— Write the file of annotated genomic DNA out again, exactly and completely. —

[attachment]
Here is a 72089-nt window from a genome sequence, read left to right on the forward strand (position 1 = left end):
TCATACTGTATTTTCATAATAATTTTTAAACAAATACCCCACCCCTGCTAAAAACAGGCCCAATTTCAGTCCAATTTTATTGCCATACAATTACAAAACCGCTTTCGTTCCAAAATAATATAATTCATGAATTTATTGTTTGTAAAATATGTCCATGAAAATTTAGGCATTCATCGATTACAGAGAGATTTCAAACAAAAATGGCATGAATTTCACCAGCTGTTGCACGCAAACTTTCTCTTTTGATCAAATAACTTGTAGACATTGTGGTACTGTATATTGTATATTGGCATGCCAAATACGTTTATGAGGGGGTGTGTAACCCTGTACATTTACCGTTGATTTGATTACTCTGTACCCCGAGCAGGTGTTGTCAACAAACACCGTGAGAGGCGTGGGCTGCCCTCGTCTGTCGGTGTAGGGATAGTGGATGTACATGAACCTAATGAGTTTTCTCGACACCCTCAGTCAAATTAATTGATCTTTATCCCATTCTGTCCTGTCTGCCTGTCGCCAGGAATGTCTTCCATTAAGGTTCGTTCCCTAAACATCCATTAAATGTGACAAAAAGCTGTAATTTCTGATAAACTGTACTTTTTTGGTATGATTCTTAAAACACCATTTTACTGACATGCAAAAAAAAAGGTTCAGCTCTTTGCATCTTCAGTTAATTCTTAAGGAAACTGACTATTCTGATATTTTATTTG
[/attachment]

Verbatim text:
Here is a 72089-nt window from a genome sequence, read left to right on the forward strand (position 1 = left end):
TCATACTGTATTTTCATAATAATTTTTAAACAAATACCCCACCCCTGCTAAAAACAGGCCCAATTTCAGTCCAATTTTATTGCCATACAATTACAAAACCGCTTTCGTTCCAAAATAATATAATTCATGAATTTATTGTTTGTAAAATATGTCCATGAAAATTTAGGCATTCATCGATTACAGAGAGATTTCAAACAAAAATGGCATGAATTTCACCAGCTGTTGCACGCAAACTTTCTCTTTTGATCAAATAACTTGTAGACATTGTGGTACTGTATATTGTATATTGGCATGCCAAATACGTTTATGAGGGGGTGTGTAACCCTGTACATTTACCGTTGATTTGATTACTCTGTACCCCGAGCAGGTGTTGTCAACAAACACCGTGAGAGGCGTGGGCTGCCCTCGTCTGTCGGTGTAGGGATAGTGGATGTACATGAACCTAATGAGTTTTCTCGACACCCTCAGTCAAATTAATTGATCTTTATCCCATTCTGTCCTGTCTGCCTGTCGCCAGGAATGTCTTCCATTAAGGTTCGTTCCCTAAACATCCATTAAATGTGACAAAAAGCTGTAATTTCTGATAAACTGTACTTTTTTGGTATGATTCTTAAAACACCATTTTACTGACATGCAAAAAAAAAGGTTCAGCTCTTTGCATCTTCAGTTAATTCTTAAGGAAACTGACTATTCTGATATTTTATTTG